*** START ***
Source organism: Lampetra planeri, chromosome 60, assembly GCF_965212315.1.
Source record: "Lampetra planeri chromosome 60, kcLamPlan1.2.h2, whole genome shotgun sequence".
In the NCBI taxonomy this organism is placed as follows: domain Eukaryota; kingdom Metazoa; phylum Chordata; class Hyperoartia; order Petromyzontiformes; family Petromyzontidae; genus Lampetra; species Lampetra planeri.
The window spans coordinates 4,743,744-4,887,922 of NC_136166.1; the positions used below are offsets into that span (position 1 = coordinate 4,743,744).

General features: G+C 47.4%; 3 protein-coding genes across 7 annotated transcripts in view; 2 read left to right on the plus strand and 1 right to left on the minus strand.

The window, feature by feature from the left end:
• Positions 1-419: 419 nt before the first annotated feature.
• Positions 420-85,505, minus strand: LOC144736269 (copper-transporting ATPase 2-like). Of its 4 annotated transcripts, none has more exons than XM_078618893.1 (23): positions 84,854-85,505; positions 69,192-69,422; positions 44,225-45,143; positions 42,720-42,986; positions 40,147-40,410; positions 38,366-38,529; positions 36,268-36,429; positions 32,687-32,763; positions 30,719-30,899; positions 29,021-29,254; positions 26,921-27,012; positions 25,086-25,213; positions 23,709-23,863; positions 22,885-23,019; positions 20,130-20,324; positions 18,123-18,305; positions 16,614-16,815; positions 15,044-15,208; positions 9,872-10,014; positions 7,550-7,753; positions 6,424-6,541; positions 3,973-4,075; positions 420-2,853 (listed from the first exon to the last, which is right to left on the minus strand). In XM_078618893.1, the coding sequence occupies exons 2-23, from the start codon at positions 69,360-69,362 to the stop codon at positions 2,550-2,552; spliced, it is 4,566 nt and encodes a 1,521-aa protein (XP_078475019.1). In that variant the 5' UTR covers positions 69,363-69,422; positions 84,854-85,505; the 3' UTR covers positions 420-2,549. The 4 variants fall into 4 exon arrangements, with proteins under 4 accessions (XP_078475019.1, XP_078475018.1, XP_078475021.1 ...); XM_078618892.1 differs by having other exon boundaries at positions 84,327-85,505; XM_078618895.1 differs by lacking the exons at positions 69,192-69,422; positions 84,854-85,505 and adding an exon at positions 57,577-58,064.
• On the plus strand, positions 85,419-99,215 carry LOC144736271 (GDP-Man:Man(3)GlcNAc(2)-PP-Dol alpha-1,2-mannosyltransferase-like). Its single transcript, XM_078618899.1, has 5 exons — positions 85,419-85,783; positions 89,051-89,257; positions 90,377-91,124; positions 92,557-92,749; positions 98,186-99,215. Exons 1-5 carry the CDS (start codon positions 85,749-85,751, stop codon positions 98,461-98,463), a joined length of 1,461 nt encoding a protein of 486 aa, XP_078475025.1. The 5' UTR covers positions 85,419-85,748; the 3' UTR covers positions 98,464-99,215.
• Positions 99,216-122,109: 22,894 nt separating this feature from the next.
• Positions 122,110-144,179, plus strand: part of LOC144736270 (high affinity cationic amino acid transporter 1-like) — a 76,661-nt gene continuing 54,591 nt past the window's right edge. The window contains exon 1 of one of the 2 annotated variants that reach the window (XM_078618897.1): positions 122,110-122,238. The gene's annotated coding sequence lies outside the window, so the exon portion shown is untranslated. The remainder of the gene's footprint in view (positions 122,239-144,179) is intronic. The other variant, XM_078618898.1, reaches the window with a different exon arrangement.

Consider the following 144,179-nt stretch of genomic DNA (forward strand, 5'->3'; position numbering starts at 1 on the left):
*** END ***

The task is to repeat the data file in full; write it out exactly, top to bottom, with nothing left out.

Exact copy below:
Source organism: Lampetra planeri, chromosome 60, assembly GCF_965212315.1.
Source record: "Lampetra planeri chromosome 60, kcLamPlan1.2.h2, whole genome shotgun sequence".
In the NCBI taxonomy this organism is placed as follows: domain Eukaryota; kingdom Metazoa; phylum Chordata; class Hyperoartia; order Petromyzontiformes; family Petromyzontidae; genus Lampetra; species Lampetra planeri.
The window spans coordinates 4,743,744-4,887,922 of NC_136166.1; the positions used below are offsets into that span (position 1 = coordinate 4,743,744).

General features: G+C 47.4%; 3 protein-coding genes across 7 annotated transcripts in view; 2 read left to right on the plus strand and 1 right to left on the minus strand.

The window, feature by feature from the left end:
• Positions 1-419: 419 nt before the first annotated feature.
• Positions 420-85,505, minus strand: LOC144736269 (copper-transporting ATPase 2-like). Of its 4 annotated transcripts, none has more exons than XM_078618893.1 (23): positions 84,854-85,505; positions 69,192-69,422; positions 44,225-45,143; positions 42,720-42,986; positions 40,147-40,410; positions 38,366-38,529; positions 36,268-36,429; positions 32,687-32,763; positions 30,719-30,899; positions 29,021-29,254; positions 26,921-27,012; positions 25,086-25,213; positions 23,709-23,863; positions 22,885-23,019; positions 20,130-20,324; positions 18,123-18,305; positions 16,614-16,815; positions 15,044-15,208; positions 9,872-10,014; positions 7,550-7,753; positions 6,424-6,541; positions 3,973-4,075; positions 420-2,853 (listed from the first exon to the last, which is right to left on the minus strand). In XM_078618893.1, the coding sequence occupies exons 2-23, from the start codon at positions 69,360-69,362 to the stop codon at positions 2,550-2,552; spliced, it is 4,566 nt and encodes a 1,521-aa protein (XP_078475019.1). In that variant the 5' UTR covers positions 69,363-69,422; positions 84,854-85,505; the 3' UTR covers positions 420-2,549. The 4 variants fall into 4 exon arrangements, with proteins under 4 accessions (XP_078475019.1, XP_078475018.1, XP_078475021.1 ...); XM_078618892.1 differs by having other exon boundaries at positions 84,327-85,505; XM_078618895.1 differs by lacking the exons at positions 69,192-69,422; positions 84,854-85,505 and adding an exon at positions 57,577-58,064.
• On the plus strand, positions 85,419-99,215 carry LOC144736271 (GDP-Man:Man(3)GlcNAc(2)-PP-Dol alpha-1,2-mannosyltransferase-like). Its single transcript, XM_078618899.1, has 5 exons — positions 85,419-85,783; positions 89,051-89,257; positions 90,377-91,124; positions 92,557-92,749; positions 98,186-99,215. Exons 1-5 carry the CDS (start codon positions 85,749-85,751, stop codon positions 98,461-98,463), a joined length of 1,461 nt encoding a protein of 486 aa, XP_078475025.1. The 5' UTR covers positions 85,419-85,748; the 3' UTR covers positions 98,464-99,215.
• Positions 99,216-122,109: 22,894 nt separating this feature from the next.
• Positions 122,110-144,179, plus strand: part of LOC144736270 (high affinity cationic amino acid transporter 1-like) — a 76,661-nt gene continuing 54,591 nt past the window's right edge. The window contains exon 1 of one of the 2 annotated variants that reach the window (XM_078618897.1): positions 122,110-122,238. The gene's annotated coding sequence lies outside the window, so the exon portion shown is untranslated. The remainder of the gene's footprint in view (positions 122,239-144,179) is intronic. The other variant, XM_078618898.1, reaches the window with a different exon arrangement.

Consider the following 144,179-nt stretch of genomic DNA (forward strand, 5'->3'; position numbering starts at 1 on the left):